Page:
Aditya Kripalani's unusual book Tikli and Laxmi Bomb is about two sex workers who come together to run a co-operative and eliminate the middlemen in the sex trade. Now, the writer has turned director and made the book into a film.
An FTII graduate, Aditya speaks to The News Minute about the inspiration behind choosing such a 'lady oriented' subject, the challenges in doing the research for such an unusual film and where he hopes to go with Tikli and Laxmi Bomb.
Where did your inspiration for an unusual story like Tikli and Laxmi Bomb come from?
I'd watched Thelma and Louise years ago at the FTII Pune, I think in the year 2003, and have wondered ever since why we aren't making a film with that wild a spirit, with that acerbic a telling, in India.
And mostly the answer to that question is to just get up and make it yourself. I wanted to make an anti patriarchy story. A story about defiance and kindness. A story the theme of which would be 'Sisterhood above all.'
Something that talks about how patriarchy tries to divide women. And it's only in standing together and for each other that women might be able to overthrow patriarchy from its very roots.
Also that women in this strata of society have it worst in terms of dealing with the evils of patriarchy. And so if a revolution is possible here, it's possible anywhere.
How challenging was it to turn the novel into a screenplay?
It wasn't too challenging as I'd written the novel itself in a 3 act structure. It wasn't episodic in nature but revolved around a central premise already. Fortunately, my training as a writer was at the FTII and it was as a screenwriter that I'd trained.
So somewhere, it wasn't as tough for me to write a screenplay, though its been more a decade since I wrote one. It felt like coming back home.
I did miss the fact that I couldn't spend as much time in a character's head as I did in a novel, but then there are other beautiful parts to film as a medium which you get to embrace as a writer for the screen that make the journey worth it.
This is a story which looks at sex work from the perspective of sex workers themselves. Do you worry that it will be seen as too "lady oriented" by the censors?
That could be a problem. But then look at what happened with Lipstick Under My Burkha, a stone pelted at it in one country has become a flower laid before it in another. It's done so well internationally in the festival circuit.
I think a work of art finally finds its place. Like Black Friday did years ago. And I do believe a story like this needs to be told. I am hopeful that there will be positive change with the Censor Board. For it is a verrryy lady oriented film.
What kind of research into the sex trade went into writing the story, given its about the women coming together to eliminate middle-men?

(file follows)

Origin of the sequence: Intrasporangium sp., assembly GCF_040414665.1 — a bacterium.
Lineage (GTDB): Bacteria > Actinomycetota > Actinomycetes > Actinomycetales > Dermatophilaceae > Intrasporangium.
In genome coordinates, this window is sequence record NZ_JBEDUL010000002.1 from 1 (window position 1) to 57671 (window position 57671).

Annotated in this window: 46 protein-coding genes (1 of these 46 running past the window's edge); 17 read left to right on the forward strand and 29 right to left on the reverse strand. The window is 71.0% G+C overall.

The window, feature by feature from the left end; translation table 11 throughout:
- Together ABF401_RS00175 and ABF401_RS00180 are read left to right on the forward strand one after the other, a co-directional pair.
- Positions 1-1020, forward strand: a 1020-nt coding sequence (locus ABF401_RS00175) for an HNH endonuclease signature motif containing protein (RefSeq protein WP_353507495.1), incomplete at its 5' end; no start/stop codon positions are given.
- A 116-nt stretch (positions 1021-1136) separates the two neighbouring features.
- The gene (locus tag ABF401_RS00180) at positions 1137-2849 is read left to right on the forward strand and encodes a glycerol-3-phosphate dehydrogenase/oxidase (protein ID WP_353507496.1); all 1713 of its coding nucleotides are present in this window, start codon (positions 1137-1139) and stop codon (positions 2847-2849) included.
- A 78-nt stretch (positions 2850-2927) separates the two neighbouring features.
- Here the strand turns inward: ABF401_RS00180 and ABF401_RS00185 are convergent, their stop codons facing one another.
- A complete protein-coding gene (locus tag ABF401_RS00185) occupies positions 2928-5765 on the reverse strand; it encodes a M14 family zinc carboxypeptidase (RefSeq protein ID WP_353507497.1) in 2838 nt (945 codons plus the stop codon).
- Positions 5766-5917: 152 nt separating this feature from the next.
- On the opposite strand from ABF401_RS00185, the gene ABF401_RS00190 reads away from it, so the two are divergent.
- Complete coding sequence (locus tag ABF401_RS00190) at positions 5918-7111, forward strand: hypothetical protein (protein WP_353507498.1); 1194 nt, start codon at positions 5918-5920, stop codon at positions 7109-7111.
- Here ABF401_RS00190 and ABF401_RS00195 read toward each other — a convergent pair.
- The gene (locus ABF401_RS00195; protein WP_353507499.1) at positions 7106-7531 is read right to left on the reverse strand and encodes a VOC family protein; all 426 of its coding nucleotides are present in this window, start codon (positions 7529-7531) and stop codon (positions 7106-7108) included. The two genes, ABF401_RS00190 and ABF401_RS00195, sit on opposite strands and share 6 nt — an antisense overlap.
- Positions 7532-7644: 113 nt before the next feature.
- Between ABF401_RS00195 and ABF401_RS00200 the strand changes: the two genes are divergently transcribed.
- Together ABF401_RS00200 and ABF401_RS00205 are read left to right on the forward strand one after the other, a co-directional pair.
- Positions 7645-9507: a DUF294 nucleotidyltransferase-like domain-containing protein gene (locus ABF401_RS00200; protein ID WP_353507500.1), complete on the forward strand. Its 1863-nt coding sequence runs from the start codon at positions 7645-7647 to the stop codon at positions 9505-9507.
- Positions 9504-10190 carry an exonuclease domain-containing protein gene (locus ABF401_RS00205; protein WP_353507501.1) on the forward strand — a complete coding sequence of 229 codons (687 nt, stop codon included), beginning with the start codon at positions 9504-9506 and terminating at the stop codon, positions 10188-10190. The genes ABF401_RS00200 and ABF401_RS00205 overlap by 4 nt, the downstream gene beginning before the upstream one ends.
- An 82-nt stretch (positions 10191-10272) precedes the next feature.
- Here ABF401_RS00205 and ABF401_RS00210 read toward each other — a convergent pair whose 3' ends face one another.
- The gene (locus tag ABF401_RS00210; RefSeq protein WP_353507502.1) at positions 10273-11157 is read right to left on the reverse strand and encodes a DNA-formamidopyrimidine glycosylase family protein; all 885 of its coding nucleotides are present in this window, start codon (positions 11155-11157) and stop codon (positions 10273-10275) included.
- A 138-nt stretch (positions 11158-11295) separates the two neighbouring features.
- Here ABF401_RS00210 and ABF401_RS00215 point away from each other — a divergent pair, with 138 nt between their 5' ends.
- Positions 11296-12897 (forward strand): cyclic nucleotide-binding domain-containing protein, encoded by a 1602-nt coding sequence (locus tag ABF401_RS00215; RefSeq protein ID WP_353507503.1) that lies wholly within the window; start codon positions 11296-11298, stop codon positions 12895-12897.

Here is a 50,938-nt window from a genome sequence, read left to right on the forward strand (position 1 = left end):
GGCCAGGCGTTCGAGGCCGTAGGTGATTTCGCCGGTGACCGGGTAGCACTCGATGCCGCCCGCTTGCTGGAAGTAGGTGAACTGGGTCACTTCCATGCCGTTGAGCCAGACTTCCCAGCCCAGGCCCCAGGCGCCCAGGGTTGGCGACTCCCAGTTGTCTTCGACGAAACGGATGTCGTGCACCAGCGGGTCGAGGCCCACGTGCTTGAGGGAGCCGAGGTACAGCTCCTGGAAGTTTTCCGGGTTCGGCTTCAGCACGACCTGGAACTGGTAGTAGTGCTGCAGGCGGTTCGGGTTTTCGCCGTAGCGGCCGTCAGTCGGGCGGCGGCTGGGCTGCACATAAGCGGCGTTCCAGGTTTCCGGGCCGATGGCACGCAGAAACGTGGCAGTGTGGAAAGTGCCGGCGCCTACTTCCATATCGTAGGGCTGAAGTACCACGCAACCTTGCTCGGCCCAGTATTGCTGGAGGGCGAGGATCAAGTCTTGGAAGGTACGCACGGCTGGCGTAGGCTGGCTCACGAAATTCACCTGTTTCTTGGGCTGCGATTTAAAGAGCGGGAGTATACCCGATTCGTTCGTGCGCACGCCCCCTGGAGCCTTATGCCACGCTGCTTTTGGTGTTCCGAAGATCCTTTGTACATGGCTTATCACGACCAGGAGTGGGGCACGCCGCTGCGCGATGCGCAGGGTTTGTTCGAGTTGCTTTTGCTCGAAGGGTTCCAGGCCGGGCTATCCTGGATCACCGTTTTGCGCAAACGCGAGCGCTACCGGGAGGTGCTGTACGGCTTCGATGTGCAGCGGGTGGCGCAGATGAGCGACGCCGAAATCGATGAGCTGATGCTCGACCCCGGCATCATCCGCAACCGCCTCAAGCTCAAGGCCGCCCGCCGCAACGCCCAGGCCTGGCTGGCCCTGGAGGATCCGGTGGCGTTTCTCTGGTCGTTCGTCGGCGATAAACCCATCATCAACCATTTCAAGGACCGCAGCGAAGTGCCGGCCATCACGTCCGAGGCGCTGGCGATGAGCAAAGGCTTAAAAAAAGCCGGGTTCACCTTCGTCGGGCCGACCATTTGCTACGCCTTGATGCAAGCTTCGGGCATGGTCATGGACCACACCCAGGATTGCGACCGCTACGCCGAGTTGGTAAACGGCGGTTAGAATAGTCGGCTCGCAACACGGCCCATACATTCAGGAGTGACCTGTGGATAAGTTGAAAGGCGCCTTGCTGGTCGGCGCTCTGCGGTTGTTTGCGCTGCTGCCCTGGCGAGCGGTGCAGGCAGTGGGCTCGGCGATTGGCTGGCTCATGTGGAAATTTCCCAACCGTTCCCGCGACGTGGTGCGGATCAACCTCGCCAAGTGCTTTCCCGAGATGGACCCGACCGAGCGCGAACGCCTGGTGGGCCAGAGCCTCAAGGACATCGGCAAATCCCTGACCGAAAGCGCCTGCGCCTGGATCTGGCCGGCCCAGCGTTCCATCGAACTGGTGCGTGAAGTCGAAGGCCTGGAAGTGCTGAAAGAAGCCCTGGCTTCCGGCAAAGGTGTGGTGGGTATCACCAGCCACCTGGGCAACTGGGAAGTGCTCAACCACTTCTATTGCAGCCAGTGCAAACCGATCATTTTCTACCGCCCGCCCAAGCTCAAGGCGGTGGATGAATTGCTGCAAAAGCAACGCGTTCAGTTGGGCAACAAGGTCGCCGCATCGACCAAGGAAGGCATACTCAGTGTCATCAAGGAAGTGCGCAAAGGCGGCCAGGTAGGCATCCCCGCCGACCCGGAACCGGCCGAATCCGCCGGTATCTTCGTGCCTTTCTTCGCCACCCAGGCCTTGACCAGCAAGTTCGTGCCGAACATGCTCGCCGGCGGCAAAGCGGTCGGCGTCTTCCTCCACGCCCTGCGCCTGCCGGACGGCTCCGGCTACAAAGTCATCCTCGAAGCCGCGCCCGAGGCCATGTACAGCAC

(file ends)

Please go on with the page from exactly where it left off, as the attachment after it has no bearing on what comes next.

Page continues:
I spent a lot of time talking to sex workers around the SV road area (Mumbai). This would only work practically if I paid them for the sex and had a chat instead. As they're at work and making their living for the night, money is of primary importance and not some pesky guy's questions.
But once the money had exchanged hands and we were parked in a car somewhere, they were happy to talk for a change instead of having to do what they normally do.
A lot of them also opened up after the second or third time. And spoke of their lives, what drove them, urges, feelings, they shared their laughter. The most beautiful thing was that on their own, they're not 'martyrs' or sad at all. They're about as happy as women working in advertising or banking. It's just that they've seen patriarchy in its worst colours and so are wiser for it, in terms of how to deal with it.
There are quite a few women-centric films which are being made today - do you see this as a real change in film business when it comes to gender equality and representation or do you feel this is a trend which won't sustain for long?
I feel its a beautiful change. When the Nirbhaya rape case happened, I was sad that for a year after that this hadn't happened (women-centric films). But it was all clearly in the process and now suddenly, there's a wave of films which are about women and for women and men.
And this, I feel proud of, that in whatever way possible, our most popular form of art namely films, is reflective of the public sentiment in general. And the women on screen are coming closer and closer to women off screen in terms of their portrayals.
How many women were part of your crew in the making of the film (excluding the actors)?
The Director Of Photography is Aditi Sharma. The Chief Assistant Director is Anuradha Pandey. The Editor is Rachita Singh. The Costume Stylist is Suveera Ambade. The Head of Make Up is a lady named Sarah Lele. So almost every department head on this film is a woman.
Aditi used to carry around a 20kg camera with no complaint for 50 nights across Mumbai, Rachita Singh is an editor who's worked with Srikar Prasad for about 4 years, Sarah Lele did make up and prosthetics for 30 actors on a full film, almost single handedly, Suveera has done some fabulous styling reflective of the actual world of these women. Anuradha Pandey is like Xena the warrior princess as a Chief AD.
How did you do the casting for the film?
I spent a year casting. Watched two plays a week at Prithvi, met all the FTII pass outs from acting who were relevant to the film, met a ton of NSD actors who were relevant to the film, met actors from the Jeff Goldberg Studio in Mumbai, Anupam Kher's actors from his studio and I did a ton of auditions. No casting director. And we cast women who're from the same ethnic background and region as the characters; Uttarakhand, Kerala, the Konkani Coast etc.
What happens to Tikli and Laxmi Bomb next? When is it expected to release?
We will be showing it to co-producers for it to be acquired once it's done at the edit table, sometime in July. Then the festival circuit. Hopefully by the end of this year or early next year, it should release.